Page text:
Exploiting Regulation Loophole, Goldman Sachs Gains Billions from Warehousing Aluminum
Goldman Sachs is making a killing off “a merry-go-round of metal.”
Through a subsidiary, Metro International Trade Services, Goldman operates 27 industrial warehouses in the Detroit area that house huge stores of aluminum belonging to various customers. But the operation involves more than just warehousing tons of metal.
A fleet of trucks moves the aluminum around each day from one building to the next “to exploit pricing regulations set up by an overseas commodities exchange,” according to an investigation by David Kocieniewski at The New York Times.
By shuffling the aluminum around, it increases the storage time and thus the amount Goldman charges manufacturers that use the metal, such as for soda cans or beer cans. According to the Times report, since Goldman bought Metro in 2010, the average wait time for customers to have their purchases located and delivered has grown from six weeks to sixteen months.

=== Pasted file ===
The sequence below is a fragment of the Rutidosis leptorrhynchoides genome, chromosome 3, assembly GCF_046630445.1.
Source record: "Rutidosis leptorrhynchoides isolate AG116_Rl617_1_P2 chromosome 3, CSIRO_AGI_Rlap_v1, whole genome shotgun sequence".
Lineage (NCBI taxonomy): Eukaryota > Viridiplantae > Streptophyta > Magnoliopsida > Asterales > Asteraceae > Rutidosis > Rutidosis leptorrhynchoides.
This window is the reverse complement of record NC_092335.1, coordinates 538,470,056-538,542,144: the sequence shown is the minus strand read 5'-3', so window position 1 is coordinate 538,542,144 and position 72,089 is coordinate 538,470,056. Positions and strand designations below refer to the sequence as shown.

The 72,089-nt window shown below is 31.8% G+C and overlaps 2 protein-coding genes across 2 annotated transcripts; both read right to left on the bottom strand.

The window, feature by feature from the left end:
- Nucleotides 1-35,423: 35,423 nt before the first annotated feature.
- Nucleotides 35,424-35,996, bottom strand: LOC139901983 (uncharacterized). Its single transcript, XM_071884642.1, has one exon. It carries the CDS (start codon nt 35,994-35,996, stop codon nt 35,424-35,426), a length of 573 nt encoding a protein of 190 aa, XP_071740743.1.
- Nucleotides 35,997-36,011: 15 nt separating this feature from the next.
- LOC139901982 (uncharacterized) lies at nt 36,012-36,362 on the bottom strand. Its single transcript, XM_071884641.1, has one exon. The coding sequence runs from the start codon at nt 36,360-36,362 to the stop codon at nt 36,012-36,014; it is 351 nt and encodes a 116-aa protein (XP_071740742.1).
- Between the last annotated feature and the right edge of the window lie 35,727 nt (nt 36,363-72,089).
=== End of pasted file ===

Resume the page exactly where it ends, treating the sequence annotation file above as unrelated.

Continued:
This “industrial dance” by Goldman and other financial players has cost American consumers more than $5 billion over the last three years, the newspaper found.
To Learn More:
A Shuffle of Aluminum, but to Banks, Pure Gold (by David Kocieniewski, New York Times)
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